New York, 1968
It was November. I’d just graduated high school and was working, going to college at night, living with my mother in Queens. I didn’t believe I could tell my mother without her killing me. At work, a wonderful older guy, a father figure, told me about a doctor on the Upper East Side. I had to go late at night and pay $800, a fortune at the time. My father died when I was 5, and from a wrongful-death suit I’d inherited $1,000. That money was very special to me, one of the only things I had from my father, and it made me feel like a criminal that I had to spend that money that way. I was four months pregnant. The doctor inserted a metal tube and said I’d be uncomfortable. The attending nurse said, “You’ll never have children after this.” I was to return the next night, with clear instructions not to call the office. On the subway ride home, I could feel the blood seeping through my jeans. I was so relieved to be wearing a coat so I didn’t leave blood on the seat. When I took off my jeans, blood covered my thighs. I couldn’t let the sheets get bloody, so I wrapped towels around me and stayed in bed, with incredibly painful cramping. I realize now that I was in labor. I thought I might die there in my apartment. In retrospect, I should’ve gone to the hospital, but I thought I would be arrested. It’s such a horrific thought that anyone should feel that alone again.
New York, 2006 and 2012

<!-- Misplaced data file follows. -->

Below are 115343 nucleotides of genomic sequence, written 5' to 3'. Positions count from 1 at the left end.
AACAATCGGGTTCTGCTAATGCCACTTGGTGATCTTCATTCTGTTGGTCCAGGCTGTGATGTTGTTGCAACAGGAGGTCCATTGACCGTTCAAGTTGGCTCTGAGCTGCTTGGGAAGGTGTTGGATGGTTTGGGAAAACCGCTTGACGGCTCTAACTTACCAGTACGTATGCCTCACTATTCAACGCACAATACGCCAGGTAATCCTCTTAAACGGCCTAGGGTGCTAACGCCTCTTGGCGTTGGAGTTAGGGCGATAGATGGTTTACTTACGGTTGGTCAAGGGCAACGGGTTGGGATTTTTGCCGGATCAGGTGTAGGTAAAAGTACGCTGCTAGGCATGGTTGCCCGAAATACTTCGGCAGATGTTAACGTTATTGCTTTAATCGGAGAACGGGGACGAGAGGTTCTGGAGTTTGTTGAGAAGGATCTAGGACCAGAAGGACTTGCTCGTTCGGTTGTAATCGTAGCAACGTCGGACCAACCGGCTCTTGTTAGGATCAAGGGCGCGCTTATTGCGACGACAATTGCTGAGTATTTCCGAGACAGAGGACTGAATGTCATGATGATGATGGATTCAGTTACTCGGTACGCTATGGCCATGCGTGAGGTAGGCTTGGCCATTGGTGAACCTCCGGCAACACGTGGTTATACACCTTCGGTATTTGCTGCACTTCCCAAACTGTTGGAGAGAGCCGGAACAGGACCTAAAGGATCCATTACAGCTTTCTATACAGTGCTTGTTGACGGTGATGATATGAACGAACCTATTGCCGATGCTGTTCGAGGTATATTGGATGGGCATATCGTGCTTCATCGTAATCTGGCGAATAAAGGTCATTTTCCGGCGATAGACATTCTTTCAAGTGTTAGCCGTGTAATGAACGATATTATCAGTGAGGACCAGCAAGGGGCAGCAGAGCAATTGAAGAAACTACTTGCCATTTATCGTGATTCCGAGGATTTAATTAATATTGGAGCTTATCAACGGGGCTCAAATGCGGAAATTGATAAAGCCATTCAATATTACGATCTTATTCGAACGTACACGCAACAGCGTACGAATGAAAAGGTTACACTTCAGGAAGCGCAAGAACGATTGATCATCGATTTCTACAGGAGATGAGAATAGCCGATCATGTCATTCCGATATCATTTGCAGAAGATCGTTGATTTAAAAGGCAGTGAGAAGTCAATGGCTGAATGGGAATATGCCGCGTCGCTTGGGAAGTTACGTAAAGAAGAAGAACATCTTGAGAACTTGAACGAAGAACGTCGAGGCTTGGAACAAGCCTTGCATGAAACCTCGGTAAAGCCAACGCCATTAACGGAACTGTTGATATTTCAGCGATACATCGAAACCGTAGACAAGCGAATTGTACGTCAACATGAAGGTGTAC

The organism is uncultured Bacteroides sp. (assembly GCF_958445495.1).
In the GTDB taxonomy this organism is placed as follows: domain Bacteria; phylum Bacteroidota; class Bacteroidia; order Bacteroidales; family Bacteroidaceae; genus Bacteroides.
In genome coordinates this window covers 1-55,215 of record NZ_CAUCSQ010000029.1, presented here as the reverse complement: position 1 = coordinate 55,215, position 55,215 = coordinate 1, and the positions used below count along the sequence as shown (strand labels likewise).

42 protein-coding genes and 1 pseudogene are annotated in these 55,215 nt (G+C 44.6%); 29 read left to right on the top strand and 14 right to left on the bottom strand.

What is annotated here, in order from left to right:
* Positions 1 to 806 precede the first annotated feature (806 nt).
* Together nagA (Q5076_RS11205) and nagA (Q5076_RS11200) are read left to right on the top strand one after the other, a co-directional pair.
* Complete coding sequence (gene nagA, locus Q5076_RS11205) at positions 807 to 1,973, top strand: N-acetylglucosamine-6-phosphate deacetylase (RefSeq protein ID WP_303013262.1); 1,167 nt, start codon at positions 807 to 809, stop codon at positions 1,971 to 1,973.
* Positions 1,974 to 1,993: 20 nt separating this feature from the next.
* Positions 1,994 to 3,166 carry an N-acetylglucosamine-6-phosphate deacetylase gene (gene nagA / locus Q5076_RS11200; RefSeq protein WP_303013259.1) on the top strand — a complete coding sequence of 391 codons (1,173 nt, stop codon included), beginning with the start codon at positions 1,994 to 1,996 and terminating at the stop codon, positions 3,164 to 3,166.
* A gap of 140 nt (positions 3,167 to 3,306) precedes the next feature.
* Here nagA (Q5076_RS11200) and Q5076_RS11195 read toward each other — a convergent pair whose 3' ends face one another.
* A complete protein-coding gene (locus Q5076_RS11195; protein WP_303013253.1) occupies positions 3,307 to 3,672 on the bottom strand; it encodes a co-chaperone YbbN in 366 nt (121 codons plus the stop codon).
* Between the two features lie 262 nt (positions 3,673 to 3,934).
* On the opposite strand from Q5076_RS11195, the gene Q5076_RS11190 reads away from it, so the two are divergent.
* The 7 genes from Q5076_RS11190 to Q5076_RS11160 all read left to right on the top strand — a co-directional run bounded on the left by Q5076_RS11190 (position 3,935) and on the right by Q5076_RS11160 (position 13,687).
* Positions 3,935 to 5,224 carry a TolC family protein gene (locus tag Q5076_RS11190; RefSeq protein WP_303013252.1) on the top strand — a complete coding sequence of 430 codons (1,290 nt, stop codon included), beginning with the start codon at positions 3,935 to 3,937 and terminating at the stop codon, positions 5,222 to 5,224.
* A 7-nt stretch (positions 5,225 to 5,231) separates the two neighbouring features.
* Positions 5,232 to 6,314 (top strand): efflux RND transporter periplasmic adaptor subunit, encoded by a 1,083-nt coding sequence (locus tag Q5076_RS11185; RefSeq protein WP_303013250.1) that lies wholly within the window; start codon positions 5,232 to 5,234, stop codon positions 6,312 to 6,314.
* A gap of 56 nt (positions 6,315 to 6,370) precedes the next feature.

I’m pro-choice, but for some reason I still hold a stigma for people who’ve had multiple abortions, and yet I’ve had multiple. The second time I was ashamed of becoming “one of those people,” although I know that thinking is wrong. When I was 17, the toughest part was being asked if I wanted to see the ultrasound. That was the first time it was really presented to me, real. I went on birth control right after, but it gave me mood swings, made me feel terrible, so after a couple of years I went off it. The second time was harder because I got pregnant with my boyfriend. We’d been using protection. I was in my twenties, more prepared to take responsibility, but hes from a strict Muslim family, and a child would’ve meant immediate marriage or maybe him going home. My boyfriend couldn’t comprehend my shame of having to go through it again. He’s used to girls having to hide things. I took the pill overnight, hunched in bed, cramping unbelievably, and he sat up with me all night. Well, I think he fell asleep once, but I woke him up. I went to work the next day. I think a lot of girls in my circle look at each other and think no one else has gone through it. It does affect you. Sometimes you regret and sometimes you feel good. You think, The baby would be a year old now.